Gold pendant with an openwork entrelac design from the drawing board of Archibald Knox and dating from circa 1905. Set with a central blister pearl drop and with a turquoise matrix lower drop, this pendant…
Ornately framed oil on canvas by the German born artist Dietz Edzard (1893-1963). This is an atmospheric half length portrait of an elegantly dressed young woman taking refreshment whilst seated on a verandah raised above…
Little cabinet vase from Loetz in opaque ‘Candia’ glass with a trefoil rim, further decorated with an applied Art Nouveau ‘Silberiris’ design in pure silver. Loetz collaborated with a company in the US known as…
Pewter flower dish from WMF with the original green cut glass removable liner. So Art Nouveau, with its flowing outline, featuring an openwork whiplash design framing leaves and berries of ivy. Originally electro-plated but most…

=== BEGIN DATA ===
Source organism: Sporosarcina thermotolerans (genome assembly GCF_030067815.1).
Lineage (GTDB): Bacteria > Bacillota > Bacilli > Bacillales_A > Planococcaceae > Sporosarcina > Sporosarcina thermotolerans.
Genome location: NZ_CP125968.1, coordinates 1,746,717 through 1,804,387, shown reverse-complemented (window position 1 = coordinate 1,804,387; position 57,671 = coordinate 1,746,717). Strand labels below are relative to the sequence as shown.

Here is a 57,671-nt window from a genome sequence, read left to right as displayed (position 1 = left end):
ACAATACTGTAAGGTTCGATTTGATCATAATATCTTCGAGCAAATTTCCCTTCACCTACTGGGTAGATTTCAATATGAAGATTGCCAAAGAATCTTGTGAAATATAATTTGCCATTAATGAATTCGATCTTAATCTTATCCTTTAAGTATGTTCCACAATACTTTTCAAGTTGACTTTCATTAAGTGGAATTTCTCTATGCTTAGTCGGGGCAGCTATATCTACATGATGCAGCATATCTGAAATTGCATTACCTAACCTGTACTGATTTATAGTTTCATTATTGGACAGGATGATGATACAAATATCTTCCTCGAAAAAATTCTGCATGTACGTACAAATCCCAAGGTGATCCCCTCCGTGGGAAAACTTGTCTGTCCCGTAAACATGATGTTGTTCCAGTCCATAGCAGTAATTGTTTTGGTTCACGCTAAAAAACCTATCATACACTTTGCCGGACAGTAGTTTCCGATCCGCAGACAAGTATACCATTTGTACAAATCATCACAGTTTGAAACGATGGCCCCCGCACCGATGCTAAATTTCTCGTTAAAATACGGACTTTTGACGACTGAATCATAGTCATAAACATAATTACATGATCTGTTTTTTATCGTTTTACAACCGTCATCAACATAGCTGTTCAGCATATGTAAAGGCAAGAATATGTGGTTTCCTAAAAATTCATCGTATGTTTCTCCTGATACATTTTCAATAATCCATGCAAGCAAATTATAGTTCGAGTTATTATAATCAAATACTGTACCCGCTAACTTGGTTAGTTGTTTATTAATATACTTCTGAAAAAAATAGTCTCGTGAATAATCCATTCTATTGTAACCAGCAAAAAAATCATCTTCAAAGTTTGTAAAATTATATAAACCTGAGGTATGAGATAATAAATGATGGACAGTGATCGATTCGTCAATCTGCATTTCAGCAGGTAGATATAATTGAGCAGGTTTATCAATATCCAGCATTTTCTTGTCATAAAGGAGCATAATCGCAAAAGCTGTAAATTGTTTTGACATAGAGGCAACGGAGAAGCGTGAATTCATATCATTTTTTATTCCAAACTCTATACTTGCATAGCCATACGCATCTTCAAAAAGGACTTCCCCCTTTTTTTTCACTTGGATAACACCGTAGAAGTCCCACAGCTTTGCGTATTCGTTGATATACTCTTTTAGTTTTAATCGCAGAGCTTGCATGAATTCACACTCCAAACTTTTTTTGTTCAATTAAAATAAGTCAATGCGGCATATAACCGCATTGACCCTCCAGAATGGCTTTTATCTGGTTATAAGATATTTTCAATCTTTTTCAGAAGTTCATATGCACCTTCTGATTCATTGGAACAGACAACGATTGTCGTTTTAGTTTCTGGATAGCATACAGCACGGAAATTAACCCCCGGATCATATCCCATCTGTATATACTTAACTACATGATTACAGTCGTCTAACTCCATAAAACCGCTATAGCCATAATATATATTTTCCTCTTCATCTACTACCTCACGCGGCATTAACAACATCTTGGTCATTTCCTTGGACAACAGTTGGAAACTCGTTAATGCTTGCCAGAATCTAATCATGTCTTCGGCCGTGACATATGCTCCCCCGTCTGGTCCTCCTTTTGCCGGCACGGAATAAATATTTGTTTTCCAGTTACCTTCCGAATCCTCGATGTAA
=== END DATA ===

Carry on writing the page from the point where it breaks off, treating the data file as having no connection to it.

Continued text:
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Early John Pearson Jardinière*
Without doubt this is the finest – and earliest – John Pearson jardiniere we’ve ever had the good fortune to come across.
Beautfully repoussé decorated with four galleons following each other around the bulbous body of the bowl, two of them with fearsome stylised bird figureheads.
The four mainsails all show different detail, one with fish breaking the surface of the waves in front of a vivid sunset, another with the fish swimming in a line beneath the waves, a third showing seagulls flying overhead and the last picked out with a repeating foliate design.
Men can be seen working on the ships, which are all slightly different, and flags and long pennants fly from the tops of the masts.
Signed J. Pearson on the underside, numbered 426 and dated 1891, this piece would have been crafted by Pearson around the time he was working with C.R. Ashbee at the Guild of Handicraft.
In excellent conditon, measuring just a fraction below 20 cm in height and approximately 22 cm in diameter.